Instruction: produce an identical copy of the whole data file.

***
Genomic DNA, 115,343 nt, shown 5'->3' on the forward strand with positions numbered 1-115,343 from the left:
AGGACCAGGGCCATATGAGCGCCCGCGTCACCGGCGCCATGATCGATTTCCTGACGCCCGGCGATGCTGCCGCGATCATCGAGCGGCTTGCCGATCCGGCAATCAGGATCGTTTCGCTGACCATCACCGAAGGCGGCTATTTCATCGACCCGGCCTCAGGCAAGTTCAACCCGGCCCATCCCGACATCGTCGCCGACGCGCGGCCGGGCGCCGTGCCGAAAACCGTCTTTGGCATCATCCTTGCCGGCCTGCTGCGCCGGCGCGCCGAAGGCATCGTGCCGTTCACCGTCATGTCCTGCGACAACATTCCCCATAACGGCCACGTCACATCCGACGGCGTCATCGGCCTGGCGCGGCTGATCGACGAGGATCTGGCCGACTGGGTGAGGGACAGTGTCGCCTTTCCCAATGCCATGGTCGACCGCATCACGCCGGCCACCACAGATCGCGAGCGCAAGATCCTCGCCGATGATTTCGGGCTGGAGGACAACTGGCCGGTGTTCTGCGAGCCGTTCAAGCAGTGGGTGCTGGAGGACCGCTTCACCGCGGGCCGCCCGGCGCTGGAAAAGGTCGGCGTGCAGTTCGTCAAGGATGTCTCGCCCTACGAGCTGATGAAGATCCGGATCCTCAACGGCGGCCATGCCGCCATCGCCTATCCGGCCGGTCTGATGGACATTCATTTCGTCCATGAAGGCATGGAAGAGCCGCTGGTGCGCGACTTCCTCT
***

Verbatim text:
Genomic DNA, 115,343 nt, shown 5'->3' on the forward strand with positions numbered 1-115,343 from the left:
AGGACCAGGGCCATATGAGCGCCCGCGTCACCGGCGCCATGATCGATTTCCTGACGCCCGGCGATGCTGCCGCGATCATCGAGCGGCTTGCCGATCCGGCAATCAGGATCGTTTCGCTGACCATCACCGAAGGCGGCTATTTCATCGACCCGGCCTCAGGCAAGTTCAACCCGGCCCATCCCGACATCGTCGCCGACGCGCGGCCGGGCGCCGTGCCGAAAACCGTCTTTGGCATCATCCTTGCCGGCCTGCTGCGCCGGCGCGCCGAAGGCATCGTGCCGTTCACCGTCATGTCCTGCGACAACATTCCCCATAACGGCCACGTCACATCCGACGGCGTCATCGGCCTGGCGCGGCTGATCGACGAGGATCTGGCCGACTGGGTGAGGGACAGTGTCGCCTTTCCCAATGCCATGGTCGACCGCATCACGCCGGCCACCACAGATCGCGAGCGCAAGATCCTCGCCGATGATTTCGGGCTGGAGGACAACTGGCCGGTGTTCTGCGAGCCGTTCAAGCAGTGGGTGCTGGAGGACCGCTTCACCGCGGGCCGCCCGGCGCTGGAAAAGGTCGGCGTGCAGTTCGTCAAGGATGTCTCGCCCTACGAGCTGATGAAGATCCGGATCCTCAACGGCGGCCATGCCGCCATCGCCTATCCGGCCGGTCTGATGGACATTCATTTCGTCCATGAAGGCATGGAAGAGCCGCTGGTGCGCGACTTCCTCT